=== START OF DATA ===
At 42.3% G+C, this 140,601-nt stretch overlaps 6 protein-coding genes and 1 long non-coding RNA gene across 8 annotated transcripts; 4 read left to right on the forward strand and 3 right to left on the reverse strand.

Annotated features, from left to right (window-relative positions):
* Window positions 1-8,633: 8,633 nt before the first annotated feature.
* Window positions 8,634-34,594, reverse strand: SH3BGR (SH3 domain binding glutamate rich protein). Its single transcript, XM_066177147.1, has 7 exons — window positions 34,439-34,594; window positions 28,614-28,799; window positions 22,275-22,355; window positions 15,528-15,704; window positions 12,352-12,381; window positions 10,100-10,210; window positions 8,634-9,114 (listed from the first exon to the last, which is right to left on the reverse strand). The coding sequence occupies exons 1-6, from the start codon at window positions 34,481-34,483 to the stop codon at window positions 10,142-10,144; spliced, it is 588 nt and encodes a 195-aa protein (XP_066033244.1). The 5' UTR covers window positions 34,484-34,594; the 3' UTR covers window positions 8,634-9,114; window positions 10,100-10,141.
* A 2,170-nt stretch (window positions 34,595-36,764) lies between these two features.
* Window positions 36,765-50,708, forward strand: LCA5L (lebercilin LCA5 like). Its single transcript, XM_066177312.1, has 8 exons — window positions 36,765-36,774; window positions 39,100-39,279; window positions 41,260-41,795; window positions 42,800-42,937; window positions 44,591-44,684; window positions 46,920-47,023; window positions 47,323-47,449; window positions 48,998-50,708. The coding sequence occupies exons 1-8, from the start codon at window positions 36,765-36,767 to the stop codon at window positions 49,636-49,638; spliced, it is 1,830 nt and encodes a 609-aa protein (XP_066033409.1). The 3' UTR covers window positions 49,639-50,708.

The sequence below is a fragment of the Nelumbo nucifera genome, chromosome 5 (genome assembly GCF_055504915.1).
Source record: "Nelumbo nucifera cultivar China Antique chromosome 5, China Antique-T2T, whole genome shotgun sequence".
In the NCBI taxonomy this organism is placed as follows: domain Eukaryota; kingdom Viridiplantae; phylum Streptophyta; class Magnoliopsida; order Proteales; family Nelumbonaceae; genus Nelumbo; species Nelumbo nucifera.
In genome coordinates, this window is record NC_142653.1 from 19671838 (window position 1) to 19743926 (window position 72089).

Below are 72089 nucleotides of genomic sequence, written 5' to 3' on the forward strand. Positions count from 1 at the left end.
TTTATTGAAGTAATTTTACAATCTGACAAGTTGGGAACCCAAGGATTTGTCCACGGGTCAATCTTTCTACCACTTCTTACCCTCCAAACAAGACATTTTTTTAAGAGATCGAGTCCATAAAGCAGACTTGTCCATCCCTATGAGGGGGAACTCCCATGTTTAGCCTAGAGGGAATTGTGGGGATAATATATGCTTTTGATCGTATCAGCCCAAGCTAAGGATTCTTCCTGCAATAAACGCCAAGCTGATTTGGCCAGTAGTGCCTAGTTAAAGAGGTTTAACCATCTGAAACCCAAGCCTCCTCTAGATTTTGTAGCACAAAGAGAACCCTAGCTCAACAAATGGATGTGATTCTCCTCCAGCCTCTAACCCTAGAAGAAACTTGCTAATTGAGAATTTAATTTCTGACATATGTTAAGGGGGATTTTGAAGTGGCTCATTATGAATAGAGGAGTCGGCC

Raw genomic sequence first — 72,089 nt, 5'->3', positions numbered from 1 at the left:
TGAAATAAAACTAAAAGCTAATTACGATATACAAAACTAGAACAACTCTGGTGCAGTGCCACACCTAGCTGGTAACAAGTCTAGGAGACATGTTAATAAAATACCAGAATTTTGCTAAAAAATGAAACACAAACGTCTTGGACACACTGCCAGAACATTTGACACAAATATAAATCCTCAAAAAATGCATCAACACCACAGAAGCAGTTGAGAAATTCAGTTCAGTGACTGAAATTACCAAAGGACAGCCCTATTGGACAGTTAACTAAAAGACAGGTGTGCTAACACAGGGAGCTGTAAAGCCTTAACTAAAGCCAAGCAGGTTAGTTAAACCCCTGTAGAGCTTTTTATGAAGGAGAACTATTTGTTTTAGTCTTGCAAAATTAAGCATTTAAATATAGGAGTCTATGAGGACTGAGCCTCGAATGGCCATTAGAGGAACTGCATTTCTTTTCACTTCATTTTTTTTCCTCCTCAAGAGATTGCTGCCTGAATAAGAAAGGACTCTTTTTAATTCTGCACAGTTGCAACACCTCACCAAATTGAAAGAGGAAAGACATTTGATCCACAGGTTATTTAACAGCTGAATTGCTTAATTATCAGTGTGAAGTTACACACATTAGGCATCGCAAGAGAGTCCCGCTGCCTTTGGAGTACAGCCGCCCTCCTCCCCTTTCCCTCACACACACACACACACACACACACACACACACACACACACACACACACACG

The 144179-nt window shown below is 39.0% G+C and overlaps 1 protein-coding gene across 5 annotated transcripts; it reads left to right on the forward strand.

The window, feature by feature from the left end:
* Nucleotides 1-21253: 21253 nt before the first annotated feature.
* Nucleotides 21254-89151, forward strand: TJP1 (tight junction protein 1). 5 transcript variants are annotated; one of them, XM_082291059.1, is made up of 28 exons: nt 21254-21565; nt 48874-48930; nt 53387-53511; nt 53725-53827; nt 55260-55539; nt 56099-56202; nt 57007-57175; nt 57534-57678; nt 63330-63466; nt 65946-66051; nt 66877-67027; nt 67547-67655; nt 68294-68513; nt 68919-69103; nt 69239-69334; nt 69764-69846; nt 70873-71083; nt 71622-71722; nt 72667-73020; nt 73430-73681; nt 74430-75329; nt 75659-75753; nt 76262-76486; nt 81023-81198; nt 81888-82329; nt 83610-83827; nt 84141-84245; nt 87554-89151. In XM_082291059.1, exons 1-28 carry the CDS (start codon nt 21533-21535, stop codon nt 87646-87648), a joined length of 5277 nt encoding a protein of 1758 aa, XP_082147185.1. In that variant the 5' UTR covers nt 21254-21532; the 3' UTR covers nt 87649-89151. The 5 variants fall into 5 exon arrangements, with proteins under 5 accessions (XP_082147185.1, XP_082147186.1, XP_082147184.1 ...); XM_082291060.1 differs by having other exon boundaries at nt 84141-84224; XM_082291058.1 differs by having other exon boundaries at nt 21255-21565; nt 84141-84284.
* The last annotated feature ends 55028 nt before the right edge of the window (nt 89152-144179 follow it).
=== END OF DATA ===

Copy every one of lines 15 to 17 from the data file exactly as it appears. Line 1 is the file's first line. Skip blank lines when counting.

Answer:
The 144179-nt window shown below is 39.0% G+C and overlaps 1 protein-coding gene across 5 annotated transcripts; it reads left to right on the forward strand.

The window, feature by feature from the left end:
* Nucleotides 1-21253: 21253 nt before the first annotated feature.